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natrix 10-16-2003 07:30 PM

Mormon Girl Spey
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When I was a kid we tied the Mormon Girl with what we had in the shoe box. I remember using it to catch beaver pond Brookie’s. Its just something Im attached to because it was one of the first flies I remember tying. Now 30 + years later the shoe box has expanded to half the basement and the pursuit of bigger fish on a fancy fly with a longer rod has spiraled way out of control. Here is the Steel Head Mormon Girl and the Mormon Girl Spey, a work in progress.

fredaevans 10-16-2003 10:14 PM

I can picture either of those fly's as being
quite effective on the Rogue this time of the year.

flytyer 10-17-2003 06:08 PM


I like these flies.

However, I have two suggestions for the spey version: 1) use a larger size body hackle since spey fly hackle should extend and flow beyond the hook's bend; and 2) tie the wing in so that it covers a bit more of the sides of the body.

If you look at Pastortd's recently posted fly, you will see that he tied the wing in so that it is spread out a bit and is less vertical. This is what I mean by tying in the wing so it covers more of the body. Aslo, his hackle is longer than the hook's bend giving his fly a different look than your spey version. This is how spey hackle should look, in fact, it is "the distinguising" feature of a spey fly.

Igor 10-19-2003 08:41 AM


Two very nice ties! While I've always been partial to Steelhead hair-winged flies, I personally liked the look and lines of your Spey version. I'd wager it'd do quite well in Scotland as well as the Northwest.

It was also nice to learn that the original fly was tied with the materials you happened to have 'laying around' at the time - sounds very much like the frugal angling pioneers of yore.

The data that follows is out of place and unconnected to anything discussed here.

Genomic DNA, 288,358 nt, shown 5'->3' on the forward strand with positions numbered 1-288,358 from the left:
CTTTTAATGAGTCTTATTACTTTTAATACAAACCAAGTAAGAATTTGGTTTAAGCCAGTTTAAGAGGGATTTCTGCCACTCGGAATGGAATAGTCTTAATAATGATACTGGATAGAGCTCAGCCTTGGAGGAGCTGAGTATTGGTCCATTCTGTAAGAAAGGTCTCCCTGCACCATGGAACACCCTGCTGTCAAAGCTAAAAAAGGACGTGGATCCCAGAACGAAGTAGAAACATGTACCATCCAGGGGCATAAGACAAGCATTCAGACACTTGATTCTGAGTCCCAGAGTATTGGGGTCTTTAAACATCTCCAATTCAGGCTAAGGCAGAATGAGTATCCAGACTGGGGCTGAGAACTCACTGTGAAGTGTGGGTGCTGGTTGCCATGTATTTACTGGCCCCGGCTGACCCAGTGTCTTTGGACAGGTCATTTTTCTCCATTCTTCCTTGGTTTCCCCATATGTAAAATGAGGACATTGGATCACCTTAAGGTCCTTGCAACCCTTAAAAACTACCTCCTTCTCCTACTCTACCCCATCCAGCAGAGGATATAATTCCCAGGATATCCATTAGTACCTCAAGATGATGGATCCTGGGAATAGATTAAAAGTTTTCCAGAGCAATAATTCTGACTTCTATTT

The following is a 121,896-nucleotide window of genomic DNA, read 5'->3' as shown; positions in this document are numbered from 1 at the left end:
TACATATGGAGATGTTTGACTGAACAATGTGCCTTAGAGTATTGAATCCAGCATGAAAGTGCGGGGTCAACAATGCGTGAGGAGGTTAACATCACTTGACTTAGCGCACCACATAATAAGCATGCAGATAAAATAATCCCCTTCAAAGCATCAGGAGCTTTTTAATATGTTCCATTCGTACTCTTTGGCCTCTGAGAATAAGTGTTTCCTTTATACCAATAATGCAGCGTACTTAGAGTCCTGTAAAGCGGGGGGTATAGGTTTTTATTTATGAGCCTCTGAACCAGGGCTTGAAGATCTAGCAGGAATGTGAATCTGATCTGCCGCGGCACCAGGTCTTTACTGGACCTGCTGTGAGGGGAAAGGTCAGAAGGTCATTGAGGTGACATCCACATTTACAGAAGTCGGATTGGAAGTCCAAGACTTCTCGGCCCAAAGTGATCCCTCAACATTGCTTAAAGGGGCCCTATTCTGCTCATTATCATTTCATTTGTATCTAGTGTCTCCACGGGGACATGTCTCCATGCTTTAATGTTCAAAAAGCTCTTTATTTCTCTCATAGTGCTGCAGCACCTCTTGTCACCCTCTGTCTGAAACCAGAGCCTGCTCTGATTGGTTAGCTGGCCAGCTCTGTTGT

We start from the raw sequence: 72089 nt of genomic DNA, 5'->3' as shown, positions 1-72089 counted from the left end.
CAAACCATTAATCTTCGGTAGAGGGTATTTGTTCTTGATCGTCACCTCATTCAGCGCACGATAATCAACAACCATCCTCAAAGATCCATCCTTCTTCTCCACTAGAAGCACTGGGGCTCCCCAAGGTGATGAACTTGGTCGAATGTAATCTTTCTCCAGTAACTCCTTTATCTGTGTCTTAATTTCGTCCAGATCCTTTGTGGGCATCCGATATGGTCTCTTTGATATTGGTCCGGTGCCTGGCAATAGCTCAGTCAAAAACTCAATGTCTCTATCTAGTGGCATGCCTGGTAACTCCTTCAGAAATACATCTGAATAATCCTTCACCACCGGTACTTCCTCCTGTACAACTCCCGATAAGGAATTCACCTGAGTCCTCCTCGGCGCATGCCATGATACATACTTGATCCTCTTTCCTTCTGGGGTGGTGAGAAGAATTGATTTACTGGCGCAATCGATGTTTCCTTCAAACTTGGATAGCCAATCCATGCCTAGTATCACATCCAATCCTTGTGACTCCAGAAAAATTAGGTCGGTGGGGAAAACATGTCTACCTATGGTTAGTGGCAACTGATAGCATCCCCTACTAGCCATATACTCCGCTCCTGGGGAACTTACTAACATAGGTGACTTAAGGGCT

What type, brand-name, (synthetic, natural, or otherwise) and specific color of dubbing did you use? It appears to be a nice golden yellow or pumpkin and a nice contrast the red'ish tones in the fly's body.


natrix 10-19-2003 03:21 PM

What type, brand-name, (synthetic, natural, or otherwise)

This is mohair leach yarn. I love the stuff, it is a very versitile material. Unfortunately the materiel is repackaged by the time I get it and that is all it says on the lable is leach yarn, yellow. Most of the good Mail order catolougs carry this material.

I sometimes twist in a little Ice Dub with this material to get a nice sparkle, then once I apply the body hackle and the oval tinsle I can comb it out with a piece of Velcro (hook side) which makes it really fuzzy. I think this effect moves allot of water. Alternitavely uyou can spin the yarn and wrap it down hard which gives a nice compact body like the Steelhead Mormon Girl.


natrix 10-19-2003 03:50 PM

I have two suggestions for the spey version
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Thanks for the suggestions. I normally use burned goose shoulder for the spey hackle, but I was sorting through some materials and I found this old webby grizzly saddle, and I thought I would try it out. It would probably look a little better on a smaller hook. The wing, well Im still learning how to tie a mallard flank wing.

Here is an example of another patern I have tied. I call it the Pumpin Sepy. The body is mohair yarn, with a burned goose shoulder spey hackle, the collar is orange guinea, and the wing is from a Sandhill Crane rump feather I picked up on the river.


flytyer 10-19-2003 05:48 PM


Yeah, this is the look the hackle should have.

Webby grizzly makes a very nice and effective spey hackle; however, you must use the largest feathers from a rooster neck or number 2 saddle to get the right fiber length.

Keep working on the spey wing, you almost have it. A tip for tying in bronze mallard is make sure you tie it in at the grey roots of the feather because the grey roots hold the feather in shape.

Another tip for bronze mallard: cut a section out of both a right and left feather that are wider than normal for the wing, place the section one on top of the other, then tie them in making sure that the wing completely covers the top portion of the hook's eye. This method is far easier to tie, is faster, and produces a very good wing profile. It is also the method that Hale has listed in his book for tying in bronze mallard.

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